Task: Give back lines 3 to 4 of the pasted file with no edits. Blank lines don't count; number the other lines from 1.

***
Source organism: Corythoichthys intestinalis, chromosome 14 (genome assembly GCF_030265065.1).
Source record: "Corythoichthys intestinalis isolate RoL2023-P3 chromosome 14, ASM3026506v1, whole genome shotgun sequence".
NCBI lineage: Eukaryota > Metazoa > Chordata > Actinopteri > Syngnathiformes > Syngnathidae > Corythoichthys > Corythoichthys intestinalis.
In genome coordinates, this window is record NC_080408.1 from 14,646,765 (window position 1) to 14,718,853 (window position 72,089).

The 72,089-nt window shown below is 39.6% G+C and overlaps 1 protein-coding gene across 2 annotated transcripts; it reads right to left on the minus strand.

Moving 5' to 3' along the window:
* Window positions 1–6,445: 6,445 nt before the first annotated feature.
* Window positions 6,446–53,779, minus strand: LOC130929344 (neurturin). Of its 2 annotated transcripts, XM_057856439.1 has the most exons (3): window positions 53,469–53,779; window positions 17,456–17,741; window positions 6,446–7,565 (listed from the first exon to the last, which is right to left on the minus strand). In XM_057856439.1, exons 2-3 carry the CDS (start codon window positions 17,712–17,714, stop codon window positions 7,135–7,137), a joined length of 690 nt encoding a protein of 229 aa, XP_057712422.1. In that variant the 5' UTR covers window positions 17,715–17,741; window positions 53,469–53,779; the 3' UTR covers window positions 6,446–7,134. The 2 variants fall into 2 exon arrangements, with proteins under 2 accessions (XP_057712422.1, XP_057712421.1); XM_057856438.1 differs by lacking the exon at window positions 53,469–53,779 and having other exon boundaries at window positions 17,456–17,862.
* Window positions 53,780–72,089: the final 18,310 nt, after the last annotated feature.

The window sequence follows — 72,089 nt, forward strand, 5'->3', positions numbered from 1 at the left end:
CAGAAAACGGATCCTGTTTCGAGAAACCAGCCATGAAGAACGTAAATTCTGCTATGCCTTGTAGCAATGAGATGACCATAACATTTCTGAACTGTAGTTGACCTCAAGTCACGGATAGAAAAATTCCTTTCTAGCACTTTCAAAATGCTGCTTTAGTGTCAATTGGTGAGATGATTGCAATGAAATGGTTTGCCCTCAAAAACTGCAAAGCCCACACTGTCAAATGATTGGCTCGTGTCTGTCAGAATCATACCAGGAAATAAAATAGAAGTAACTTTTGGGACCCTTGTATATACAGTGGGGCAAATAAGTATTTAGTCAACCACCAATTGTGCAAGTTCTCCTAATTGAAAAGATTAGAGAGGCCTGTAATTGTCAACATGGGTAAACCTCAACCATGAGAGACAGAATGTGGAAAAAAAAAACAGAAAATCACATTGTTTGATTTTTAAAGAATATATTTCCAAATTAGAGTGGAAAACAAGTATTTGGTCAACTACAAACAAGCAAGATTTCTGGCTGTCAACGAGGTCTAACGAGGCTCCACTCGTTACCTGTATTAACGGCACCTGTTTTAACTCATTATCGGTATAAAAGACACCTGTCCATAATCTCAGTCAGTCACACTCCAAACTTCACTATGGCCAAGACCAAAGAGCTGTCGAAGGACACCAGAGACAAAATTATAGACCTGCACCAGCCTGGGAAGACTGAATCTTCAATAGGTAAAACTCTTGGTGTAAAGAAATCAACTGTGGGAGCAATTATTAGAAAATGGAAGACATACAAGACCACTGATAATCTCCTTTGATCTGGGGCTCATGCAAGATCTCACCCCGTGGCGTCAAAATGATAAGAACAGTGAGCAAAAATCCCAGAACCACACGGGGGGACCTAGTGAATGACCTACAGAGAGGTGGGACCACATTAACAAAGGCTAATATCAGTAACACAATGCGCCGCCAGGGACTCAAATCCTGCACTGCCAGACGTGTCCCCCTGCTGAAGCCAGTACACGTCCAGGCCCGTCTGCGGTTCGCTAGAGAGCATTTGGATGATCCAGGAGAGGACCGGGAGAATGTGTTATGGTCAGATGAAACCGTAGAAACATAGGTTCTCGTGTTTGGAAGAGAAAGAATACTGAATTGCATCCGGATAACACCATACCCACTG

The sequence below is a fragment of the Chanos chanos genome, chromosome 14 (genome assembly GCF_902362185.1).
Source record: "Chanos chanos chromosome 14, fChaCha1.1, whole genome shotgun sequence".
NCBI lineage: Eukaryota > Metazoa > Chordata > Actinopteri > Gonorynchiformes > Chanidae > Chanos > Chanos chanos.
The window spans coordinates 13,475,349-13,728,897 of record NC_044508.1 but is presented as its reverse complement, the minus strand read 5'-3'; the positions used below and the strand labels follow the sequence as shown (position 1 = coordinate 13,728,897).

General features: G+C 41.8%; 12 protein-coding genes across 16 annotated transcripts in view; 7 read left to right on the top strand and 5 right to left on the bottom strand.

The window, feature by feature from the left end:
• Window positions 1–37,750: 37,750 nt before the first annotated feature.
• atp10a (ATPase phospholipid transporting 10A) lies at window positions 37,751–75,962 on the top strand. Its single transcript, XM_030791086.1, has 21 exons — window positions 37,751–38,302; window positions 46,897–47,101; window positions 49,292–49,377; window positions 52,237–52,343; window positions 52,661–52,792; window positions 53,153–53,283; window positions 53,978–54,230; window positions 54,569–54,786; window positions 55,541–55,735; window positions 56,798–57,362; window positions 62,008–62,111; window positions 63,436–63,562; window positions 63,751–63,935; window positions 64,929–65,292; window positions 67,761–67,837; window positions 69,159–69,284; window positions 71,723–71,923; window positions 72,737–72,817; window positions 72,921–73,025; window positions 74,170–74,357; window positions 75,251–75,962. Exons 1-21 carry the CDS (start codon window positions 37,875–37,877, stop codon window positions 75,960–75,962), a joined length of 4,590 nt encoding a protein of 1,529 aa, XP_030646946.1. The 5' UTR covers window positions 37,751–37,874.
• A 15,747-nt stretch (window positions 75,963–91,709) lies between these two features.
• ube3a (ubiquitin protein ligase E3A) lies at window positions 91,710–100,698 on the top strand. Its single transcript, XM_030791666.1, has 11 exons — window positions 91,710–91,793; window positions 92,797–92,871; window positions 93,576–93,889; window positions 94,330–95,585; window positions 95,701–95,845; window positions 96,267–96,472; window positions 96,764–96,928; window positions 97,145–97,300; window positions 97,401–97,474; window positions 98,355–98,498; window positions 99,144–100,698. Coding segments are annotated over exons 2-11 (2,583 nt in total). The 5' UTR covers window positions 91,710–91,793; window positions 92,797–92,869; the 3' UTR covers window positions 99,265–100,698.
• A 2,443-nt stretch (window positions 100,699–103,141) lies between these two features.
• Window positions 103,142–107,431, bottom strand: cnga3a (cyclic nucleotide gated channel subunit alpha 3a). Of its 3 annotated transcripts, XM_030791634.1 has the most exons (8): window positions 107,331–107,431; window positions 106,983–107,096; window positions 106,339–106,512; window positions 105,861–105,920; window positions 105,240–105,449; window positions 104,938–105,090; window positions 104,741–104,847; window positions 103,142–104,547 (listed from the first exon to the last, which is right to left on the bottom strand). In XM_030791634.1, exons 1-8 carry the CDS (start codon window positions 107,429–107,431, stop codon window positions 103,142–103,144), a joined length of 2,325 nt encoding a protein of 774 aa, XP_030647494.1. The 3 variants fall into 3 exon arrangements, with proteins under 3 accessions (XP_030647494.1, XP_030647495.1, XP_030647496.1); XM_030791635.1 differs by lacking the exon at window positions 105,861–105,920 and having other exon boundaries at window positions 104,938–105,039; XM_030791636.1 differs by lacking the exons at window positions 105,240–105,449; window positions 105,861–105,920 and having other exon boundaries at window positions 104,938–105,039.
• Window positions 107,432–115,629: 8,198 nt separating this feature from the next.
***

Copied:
NCBI lineage: Eukaryota > Metazoa > Chordata > Actinopteri > Syngnathiformes > Syngnathidae > Corythoichthys > Corythoichthys intestinalis.
In genome coordinates, this window is record NC_080408.1 from 14,646,765 (window position 1) to 14,718,853 (window position 72,089).